There were a few scenes that kept me interested for a moment that I found pretty funny. When he was standing on the sidewalk with his dog, on the verge of becoming a street begger, it was funny how he practiced holding out his hand. It looked as if it was so unnatural for him to beg for money, even when a man stopped to give him some Lire, he turned his hand over. It was sad watching an old man on the verge of losing his home become so desperate. But even then, it was good to see that he didn’t give up.

I was pretty surprised when I learned that Umberto was nominated for an Oscar for best writing because while I was watching, the most common thought going through my head was that the writing could be better. Better writing might have made the film a little more interesting and would keep the audience more focused on the movie. The first part of the movie seemed to build up the troubled times and desperation that Umberto was facing, and I was sitting there, waiting for him to do something drastic, but that moment never came.

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Feb 25 2010

Citizen Kane – Welles and Toland

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I always heard people talk about Citizen Kane and all the great things about the film, but never a mention about the innovative lighting techniques and cinematography. I haven’t seen enough movies from before 1941 so I don’t think I would notice all the new things that were used in this movie. In his article, Carringer really made Toland sound like a hero, calling him a “devoted rebel” against the usual film making rituals, and that he led the “forefront of change.” Personally, I have a lot of respect for people who try to lead change rather than follow along the usual path, so I was quite interested while reading about him. To be the first person to use new technology while making a movie is risky enough, but to do it with a movie that had a really high budget and high expectations, there is no room for error. Since I haven’t seen Citizen Kane, I can’t say how good of a job Toland did, but from reading the article, I assume he pulled it off with flying colors.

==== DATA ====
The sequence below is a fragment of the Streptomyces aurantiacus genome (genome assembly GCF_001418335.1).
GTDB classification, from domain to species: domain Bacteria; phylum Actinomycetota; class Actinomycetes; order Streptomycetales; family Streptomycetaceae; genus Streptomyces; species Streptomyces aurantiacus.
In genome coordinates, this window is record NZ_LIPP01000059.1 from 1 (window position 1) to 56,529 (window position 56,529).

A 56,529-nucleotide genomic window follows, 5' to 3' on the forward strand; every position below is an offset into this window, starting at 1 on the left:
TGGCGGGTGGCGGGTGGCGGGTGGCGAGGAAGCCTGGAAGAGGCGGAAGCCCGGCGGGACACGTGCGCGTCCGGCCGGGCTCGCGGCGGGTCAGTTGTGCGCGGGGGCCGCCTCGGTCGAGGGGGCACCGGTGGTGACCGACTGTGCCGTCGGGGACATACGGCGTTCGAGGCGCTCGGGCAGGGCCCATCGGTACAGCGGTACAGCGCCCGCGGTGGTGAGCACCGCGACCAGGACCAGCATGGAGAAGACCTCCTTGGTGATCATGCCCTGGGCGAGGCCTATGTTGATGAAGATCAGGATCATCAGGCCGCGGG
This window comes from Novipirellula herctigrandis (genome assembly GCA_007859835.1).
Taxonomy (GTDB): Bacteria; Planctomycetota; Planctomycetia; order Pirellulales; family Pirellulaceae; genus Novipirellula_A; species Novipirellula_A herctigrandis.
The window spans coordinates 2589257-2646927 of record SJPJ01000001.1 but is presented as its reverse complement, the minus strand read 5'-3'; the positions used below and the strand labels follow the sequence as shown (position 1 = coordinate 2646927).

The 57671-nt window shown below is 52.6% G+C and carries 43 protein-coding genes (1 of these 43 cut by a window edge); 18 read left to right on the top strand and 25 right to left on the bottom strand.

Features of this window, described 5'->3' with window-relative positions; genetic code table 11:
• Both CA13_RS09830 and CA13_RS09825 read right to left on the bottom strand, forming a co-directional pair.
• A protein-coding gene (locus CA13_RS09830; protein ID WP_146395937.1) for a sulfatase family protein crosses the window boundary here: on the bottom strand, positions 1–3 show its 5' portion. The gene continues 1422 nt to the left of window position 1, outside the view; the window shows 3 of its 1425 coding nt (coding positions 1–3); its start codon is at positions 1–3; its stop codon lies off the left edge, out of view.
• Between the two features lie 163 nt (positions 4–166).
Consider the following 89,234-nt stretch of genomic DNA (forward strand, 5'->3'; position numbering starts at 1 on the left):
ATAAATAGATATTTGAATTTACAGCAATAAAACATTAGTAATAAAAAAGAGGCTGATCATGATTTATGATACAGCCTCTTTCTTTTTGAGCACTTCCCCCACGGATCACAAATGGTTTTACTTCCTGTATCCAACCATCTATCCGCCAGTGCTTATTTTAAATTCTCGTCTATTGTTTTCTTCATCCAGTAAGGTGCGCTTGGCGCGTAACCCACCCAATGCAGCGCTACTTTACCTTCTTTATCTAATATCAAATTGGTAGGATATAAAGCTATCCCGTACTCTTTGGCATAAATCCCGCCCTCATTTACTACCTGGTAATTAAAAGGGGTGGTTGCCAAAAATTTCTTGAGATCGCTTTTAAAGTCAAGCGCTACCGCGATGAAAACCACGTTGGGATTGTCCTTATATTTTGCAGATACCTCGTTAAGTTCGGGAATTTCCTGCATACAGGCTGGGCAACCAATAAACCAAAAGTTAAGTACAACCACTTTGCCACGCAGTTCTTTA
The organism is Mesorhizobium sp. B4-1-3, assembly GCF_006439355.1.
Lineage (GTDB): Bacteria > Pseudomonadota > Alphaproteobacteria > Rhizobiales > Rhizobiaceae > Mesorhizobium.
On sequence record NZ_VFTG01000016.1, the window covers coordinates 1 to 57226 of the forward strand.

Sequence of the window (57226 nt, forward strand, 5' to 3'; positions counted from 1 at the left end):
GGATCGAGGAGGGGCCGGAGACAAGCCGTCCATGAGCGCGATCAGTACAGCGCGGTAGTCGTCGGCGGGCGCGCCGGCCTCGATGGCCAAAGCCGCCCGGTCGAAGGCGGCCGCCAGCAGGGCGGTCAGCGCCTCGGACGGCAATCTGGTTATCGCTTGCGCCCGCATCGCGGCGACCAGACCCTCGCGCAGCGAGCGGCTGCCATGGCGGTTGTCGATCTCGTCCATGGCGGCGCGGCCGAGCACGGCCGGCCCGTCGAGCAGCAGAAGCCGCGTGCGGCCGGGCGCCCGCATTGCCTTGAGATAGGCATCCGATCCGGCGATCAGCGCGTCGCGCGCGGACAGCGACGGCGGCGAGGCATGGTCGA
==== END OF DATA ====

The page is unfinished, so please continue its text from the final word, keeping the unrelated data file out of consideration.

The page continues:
“$1 million…it was the sum a picture was never to go above, except in the most extraordinary circumstances.”                   – Carringer

Reading this, I laughed out loud. Nowadays the average budget for a movie is around $100 million, so this surprised me a bit and made me realize what a long way the film industry has went since then. I found it hilarious when Carringer spoke of how Orson Welles was secretly filming for a few days while waiting for the budget approval. How did they not get caught earlier? Didn’t they notice the actors walking around in costumes? But the idea was still genius, considering that after the “RKO” bosses found out, they simply just let him continue what he was doing.

When watching movies, or making short films with my brother and cousins, I never really give much thought to the importance of lighting and cinematography (probably because my cousin focuses TOO much on it). Carringer’s article really opened my eyes to how necessary and important it really is. However, midway through the article, I think he went into more details about lighting than I could understand. I felt sort of lost for a few pages while he was speaking of different lenses and angles. This would probably be a very pleasant and interesting read for my cousin!

I was quite surprised that the film didn’t win the Academy Award for cinematography, and lost in seven other categories. I always heard great things about the movie and assumed that for a movie to be that great so many years ago, it would’ve certainly won a lot of Oscars. But especially in cinematography, I thought that if it were to win any awards, it would be for that. Carringer mentioned that the movie was called “too brash, too upstart, too artsy, and experimental”, and that is why it didn’t win the awards. This surprised me even more because today, upstart, artsy, and experimental, is what interests people in movies because its not the same old thing. Never heard anyone call this film “brash”, so that confused me a bit, considering that many call it a classic.

Watching the screening this Friday, I’m afraid I will be focusing too much on the lighting and cinematography and wont be paying enough attention to the story. Carringer definitely hyped that up for me.